It is natural to believe that the person who modifies the code owns it, only to the extent of effort that he has put into it. That means, only the lines that he has changed. The original code remains free and available to the public under the GPL. It seems unfair that by changing just one line, the person would be able to claim the copyright ownership for the whole of the modified code. Yet this needs to be balanced against another scenario. Some enterprising programmers may release code under the GPL for free. At a later stage, after the software has become well-developed, thanks in part to the efforts of passionate programmers (gotcha!), the project lead or project owner may decide that later versions are to be released under a premium, non-free model, and withhold the source code. Does the project owner own the modified code for the premium version? Most would say yes. How about if the premium version was derived from the GPL version, with only one line changed? Does the project owner own the code for the premium version? Unquestionably, for his business model to work (selling the premium version of a discontinued GPL product), the project owner has to be assured that he owns the copyright for the new premium version — 100%. Otherwise, somewhere down the road, someone may challenge him, stating that 70% of his product is GPL — therefore compensation for infringement of his software should be 30% of a software which is 100% proprietary and built-from-scratch.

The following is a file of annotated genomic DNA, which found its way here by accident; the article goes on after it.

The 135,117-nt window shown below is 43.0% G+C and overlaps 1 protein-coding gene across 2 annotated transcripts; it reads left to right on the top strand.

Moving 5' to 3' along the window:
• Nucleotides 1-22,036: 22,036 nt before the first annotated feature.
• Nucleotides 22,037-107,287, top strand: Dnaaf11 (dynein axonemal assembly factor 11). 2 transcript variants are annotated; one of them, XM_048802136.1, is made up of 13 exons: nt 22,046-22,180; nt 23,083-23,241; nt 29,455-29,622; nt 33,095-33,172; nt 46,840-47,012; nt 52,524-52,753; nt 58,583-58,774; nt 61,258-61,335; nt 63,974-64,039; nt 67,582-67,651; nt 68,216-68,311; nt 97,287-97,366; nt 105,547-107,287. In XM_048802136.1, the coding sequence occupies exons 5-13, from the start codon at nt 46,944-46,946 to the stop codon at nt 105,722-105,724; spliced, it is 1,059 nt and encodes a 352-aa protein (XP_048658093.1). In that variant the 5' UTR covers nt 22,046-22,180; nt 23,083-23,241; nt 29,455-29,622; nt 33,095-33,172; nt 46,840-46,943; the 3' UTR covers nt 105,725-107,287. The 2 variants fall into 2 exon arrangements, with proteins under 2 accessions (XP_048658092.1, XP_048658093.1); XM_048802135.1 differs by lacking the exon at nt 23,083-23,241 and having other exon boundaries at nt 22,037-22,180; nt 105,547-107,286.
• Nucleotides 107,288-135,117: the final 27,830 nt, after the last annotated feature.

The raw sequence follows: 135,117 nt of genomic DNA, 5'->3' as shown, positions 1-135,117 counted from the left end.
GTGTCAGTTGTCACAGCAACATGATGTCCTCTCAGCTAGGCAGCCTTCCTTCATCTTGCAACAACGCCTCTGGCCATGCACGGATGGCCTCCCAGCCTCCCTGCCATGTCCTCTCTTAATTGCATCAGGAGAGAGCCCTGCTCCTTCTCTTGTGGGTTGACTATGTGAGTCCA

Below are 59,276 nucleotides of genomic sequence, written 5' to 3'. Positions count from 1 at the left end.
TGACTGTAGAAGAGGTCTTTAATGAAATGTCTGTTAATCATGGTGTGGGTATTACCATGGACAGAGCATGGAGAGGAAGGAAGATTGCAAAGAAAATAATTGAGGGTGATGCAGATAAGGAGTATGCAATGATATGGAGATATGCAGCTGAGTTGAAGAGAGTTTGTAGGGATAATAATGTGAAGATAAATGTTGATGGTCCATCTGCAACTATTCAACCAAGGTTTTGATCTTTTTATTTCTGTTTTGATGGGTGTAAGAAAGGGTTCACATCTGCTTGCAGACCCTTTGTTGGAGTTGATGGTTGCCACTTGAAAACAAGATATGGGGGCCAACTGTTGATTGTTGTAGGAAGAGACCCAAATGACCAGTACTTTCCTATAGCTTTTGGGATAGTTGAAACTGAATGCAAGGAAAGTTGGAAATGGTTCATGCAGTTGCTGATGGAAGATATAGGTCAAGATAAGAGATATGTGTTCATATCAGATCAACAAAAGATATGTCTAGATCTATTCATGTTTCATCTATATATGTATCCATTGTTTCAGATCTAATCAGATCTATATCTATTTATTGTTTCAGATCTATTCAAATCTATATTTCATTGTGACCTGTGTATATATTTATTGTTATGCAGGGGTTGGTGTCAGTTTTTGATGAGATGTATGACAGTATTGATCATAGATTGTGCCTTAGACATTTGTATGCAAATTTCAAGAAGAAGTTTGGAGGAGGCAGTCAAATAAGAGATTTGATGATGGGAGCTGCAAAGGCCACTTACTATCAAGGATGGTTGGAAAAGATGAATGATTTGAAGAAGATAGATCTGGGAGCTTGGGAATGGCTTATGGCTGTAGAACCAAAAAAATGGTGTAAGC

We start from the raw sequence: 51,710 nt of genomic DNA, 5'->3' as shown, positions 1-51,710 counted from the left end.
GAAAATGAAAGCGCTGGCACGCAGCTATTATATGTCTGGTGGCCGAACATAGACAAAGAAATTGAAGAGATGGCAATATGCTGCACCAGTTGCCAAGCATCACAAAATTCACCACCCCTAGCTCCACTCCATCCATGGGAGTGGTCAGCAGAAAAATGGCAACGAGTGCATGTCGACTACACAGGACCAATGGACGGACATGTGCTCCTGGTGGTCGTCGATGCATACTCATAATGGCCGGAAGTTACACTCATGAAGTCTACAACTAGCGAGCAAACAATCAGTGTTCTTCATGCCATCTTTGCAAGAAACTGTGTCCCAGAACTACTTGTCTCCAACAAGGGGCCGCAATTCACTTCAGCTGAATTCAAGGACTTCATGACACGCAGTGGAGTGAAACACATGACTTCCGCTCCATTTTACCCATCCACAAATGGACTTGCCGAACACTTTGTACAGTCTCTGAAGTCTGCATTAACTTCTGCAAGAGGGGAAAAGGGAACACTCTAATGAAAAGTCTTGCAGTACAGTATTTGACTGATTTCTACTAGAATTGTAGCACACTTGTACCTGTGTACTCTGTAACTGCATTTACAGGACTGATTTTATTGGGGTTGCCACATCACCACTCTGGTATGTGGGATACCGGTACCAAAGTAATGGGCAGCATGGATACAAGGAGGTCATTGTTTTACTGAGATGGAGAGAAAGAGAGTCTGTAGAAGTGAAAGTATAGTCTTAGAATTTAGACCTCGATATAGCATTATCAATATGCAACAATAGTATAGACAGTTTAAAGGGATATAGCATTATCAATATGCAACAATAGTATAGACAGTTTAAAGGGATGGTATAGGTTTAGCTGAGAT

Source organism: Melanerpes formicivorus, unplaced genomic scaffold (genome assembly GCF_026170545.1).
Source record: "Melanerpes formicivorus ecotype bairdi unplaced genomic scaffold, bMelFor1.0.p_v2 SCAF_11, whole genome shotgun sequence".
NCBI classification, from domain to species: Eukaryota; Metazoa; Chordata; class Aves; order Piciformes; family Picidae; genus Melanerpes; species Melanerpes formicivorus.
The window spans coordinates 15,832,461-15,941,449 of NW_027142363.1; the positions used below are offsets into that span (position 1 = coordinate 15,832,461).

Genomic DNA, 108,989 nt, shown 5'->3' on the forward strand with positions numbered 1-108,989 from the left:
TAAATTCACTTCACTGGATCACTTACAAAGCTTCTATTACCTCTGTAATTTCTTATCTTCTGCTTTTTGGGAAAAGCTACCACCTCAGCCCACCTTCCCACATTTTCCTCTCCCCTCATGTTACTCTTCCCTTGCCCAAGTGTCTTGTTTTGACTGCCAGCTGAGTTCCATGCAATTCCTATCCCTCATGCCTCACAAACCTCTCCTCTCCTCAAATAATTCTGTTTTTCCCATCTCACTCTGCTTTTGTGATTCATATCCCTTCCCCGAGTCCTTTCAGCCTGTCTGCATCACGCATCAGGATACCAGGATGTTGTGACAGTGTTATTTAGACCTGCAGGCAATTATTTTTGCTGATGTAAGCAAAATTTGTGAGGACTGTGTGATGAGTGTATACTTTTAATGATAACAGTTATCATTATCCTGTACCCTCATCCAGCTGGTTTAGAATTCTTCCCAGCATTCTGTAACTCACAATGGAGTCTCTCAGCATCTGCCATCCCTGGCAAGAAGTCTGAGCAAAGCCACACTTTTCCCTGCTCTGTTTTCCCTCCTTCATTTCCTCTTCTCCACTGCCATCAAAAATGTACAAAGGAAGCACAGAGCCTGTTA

It’s an interesting topic. It seems that under GPL version 2 (there’s also version 3), as one writer put it: “If you have modified the software, you have already agreed to release the changes you make under the GPL v2, if they are released at all.” (Source)
From the GNU website’s page on the GPL version 3, it says in section 8, works licensed under GPL v3 may only be modified as laid out by the license. (Source)